Like many people, I swore off grappa soon
after the first fiery mouthful burned its way down
my throat. Suppressing a cough and blinking
through watery eyes, I knew the stylish hand-
blown bottle of what seemed to be little more
than high-octane moonshine wasn't for my
taste buds.

Fast forward a few years, and I have become a
grappa evangelist, the guy who sometimes
picks restaurants based on their grappa
selection and who gently cajoles dinner
partners into trying a sip or two of the maligned
and misunderstood liquid for themselves.

What happened? A bit of intellectual curiosity coupled with the belief that so many
Italians can't be wrong convinced me to keep trying grappa now and then. And over
time, I realized that while bad grappa is very bad, good grappa is very, very good.

Trouble is, most grappa is bad. Italian law requires that the pomice left over from
making wine be distilled, and so most winemakers eagerly sell the stuff to distilleries
that turn it into a powerful but one-dimensional drink that can approach 140 proof. The
crystal-clear firewater recalls the drink's history as harsh protection against cold nights
and as a bitter folk remedy for anything from headaches to bronchitis to indigestion --
but its rarely appeals to food lovers.

    Luckily, a few producers take the process more
    seriously, using higher quality grapes, separating
    the stems and seeds that can make the final
    product harsh or oily, and otherwise monitoring the
    distillation process carefully. The grappa that
    process produces is no less potent than a less-
    artfully-made version, but it can contain nuances
    that are a complex as those in wine -- even if they
    can be harder to pick up on.

    Antonio Nardini, from the ancient Nardini grappa
    house, says he recommends new grappa drinkers
    start out by pouring a couple of drops on the back
    of their hands and rubbing it in with the other hand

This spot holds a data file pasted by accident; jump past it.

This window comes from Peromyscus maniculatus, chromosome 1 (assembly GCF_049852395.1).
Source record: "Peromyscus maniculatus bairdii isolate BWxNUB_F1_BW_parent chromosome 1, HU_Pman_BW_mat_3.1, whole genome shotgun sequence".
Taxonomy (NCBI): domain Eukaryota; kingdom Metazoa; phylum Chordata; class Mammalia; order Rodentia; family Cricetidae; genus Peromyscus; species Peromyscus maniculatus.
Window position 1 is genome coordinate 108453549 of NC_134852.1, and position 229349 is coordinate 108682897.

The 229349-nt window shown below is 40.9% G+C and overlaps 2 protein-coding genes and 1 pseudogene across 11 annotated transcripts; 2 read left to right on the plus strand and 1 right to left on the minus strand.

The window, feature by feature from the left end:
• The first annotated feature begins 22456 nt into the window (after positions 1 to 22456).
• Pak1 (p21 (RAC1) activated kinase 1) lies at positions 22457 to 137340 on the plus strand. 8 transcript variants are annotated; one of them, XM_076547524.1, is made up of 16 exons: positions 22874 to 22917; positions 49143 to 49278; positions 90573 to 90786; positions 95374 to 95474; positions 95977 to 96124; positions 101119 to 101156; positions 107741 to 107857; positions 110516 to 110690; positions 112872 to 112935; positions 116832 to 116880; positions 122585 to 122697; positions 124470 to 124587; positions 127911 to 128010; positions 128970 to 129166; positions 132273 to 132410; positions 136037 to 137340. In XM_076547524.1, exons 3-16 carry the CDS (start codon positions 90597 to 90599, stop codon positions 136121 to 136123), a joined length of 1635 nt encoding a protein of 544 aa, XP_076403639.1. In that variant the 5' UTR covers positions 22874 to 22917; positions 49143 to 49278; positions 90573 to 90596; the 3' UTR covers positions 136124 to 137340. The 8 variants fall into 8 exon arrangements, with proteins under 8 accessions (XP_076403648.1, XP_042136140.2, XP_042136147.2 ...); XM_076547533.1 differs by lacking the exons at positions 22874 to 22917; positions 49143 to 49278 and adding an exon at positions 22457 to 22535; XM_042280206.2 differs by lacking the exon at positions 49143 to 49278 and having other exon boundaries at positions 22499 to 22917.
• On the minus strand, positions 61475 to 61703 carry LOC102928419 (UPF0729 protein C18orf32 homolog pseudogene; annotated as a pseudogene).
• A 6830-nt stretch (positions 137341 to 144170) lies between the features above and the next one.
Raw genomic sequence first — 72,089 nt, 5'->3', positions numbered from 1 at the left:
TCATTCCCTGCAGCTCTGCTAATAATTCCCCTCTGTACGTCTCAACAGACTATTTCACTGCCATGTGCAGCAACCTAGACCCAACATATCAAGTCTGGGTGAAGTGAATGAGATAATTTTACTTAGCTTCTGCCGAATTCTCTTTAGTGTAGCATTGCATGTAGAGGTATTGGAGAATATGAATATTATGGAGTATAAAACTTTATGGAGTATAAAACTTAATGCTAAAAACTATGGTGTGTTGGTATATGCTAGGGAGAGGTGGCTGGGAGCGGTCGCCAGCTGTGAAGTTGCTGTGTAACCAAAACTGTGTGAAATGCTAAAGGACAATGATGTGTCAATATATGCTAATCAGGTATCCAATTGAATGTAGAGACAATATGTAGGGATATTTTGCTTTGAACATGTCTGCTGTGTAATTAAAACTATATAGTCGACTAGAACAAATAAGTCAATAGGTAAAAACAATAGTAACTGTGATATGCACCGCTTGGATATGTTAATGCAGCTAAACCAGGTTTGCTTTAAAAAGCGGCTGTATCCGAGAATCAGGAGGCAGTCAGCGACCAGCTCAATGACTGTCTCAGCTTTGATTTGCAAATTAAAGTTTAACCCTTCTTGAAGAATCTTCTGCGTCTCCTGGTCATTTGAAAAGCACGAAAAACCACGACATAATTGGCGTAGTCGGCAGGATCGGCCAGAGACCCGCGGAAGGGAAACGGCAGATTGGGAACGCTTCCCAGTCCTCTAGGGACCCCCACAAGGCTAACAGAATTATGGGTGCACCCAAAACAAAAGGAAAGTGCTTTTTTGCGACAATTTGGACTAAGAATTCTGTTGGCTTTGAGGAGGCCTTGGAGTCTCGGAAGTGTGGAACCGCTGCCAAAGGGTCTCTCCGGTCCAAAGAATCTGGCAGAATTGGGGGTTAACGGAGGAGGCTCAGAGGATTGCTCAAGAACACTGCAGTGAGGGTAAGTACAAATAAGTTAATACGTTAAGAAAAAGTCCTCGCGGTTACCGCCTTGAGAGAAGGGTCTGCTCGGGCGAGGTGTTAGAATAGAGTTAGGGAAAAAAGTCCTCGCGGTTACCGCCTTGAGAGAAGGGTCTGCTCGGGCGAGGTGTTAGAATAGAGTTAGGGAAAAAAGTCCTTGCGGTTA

before breathing the aroma in and then drinking
    from the glass. The friction helps some of the
    alcohol evaporate and makes the grappa's natural
    aromas more apparent.

My favorite trick for separating grappa's more subtle aromas from the smell of alcohol is
to tilt the glass toward my nose but to smell from the top part of the glass, where the
alcohol is more dissipated. But the goal is the same.

"There's a connection between the nose and the palate and so taking in the aromas in
first can make them more apparent to the taste buds," Nardini says.

Picking a good grappa is largely a matter of knowing the characteristics of specific
grapes and the merits of specific producers.

Any grape can be made into grappa, from
an aromatic grape like Moscato to a beefy
and muscular alternative like Nebbiolo or
Nero d'Avola. The grappa will reflect a lot
of that grape's character, and, without
exception, better grapes make better
grappa -- so pick a bottle from an area
known for its wine.

The producer is just as important.
Chances are that a well-known wine
maker will only put its name on a grappa
that will reflect positively on it, for example.
And then there are producers that
specialize in making top quality grappa,
such as the previously mentioned Nardini,
or Jacopo Poli, Nonino, or Berta.

An oily taste also gives a hint about the process, meaning the seeds were fermented.
Not only does the taste make you pucker, but it can make a hangover more likely. A
good grappa should taste clean.

Another clue is to look for grappa that is colored rather than clear. That can mean it's
infused with something else (alcohol from fruit or nuts, for example) which can make
the taste softer. But most of the time the color comes from ageing from a year to
decades in oak barrels (some color can also come from synthetic colorings, so beware
of a reddish color, which can mean it gets too much of its coloring from artificial means).

A final hint: I also try to stay away from elaborate and stylish bottles like the one that
produced my first grappa, on the belief that I'd rather pay for what's inside the bottle than
for the bottle itself.

Some Italians put a few drops in a cup of espresso coffee to make a "cafe corretto" (the
coffee is "corrected" by the grappa). But I prefer young, clear grappa chilled and in a tall,
thin glass. Aged grappa is better at room temperature, and in a whisky glass or a
brandy snifter. In either case, a few sips help the food digest, a surprisingly elegant
finish to a great meal.
This article originally appeared in
          When it's good, it's very good
Eric J. Lyman
(c) 2007 Wine Report
All rights reserved.
September/October 2007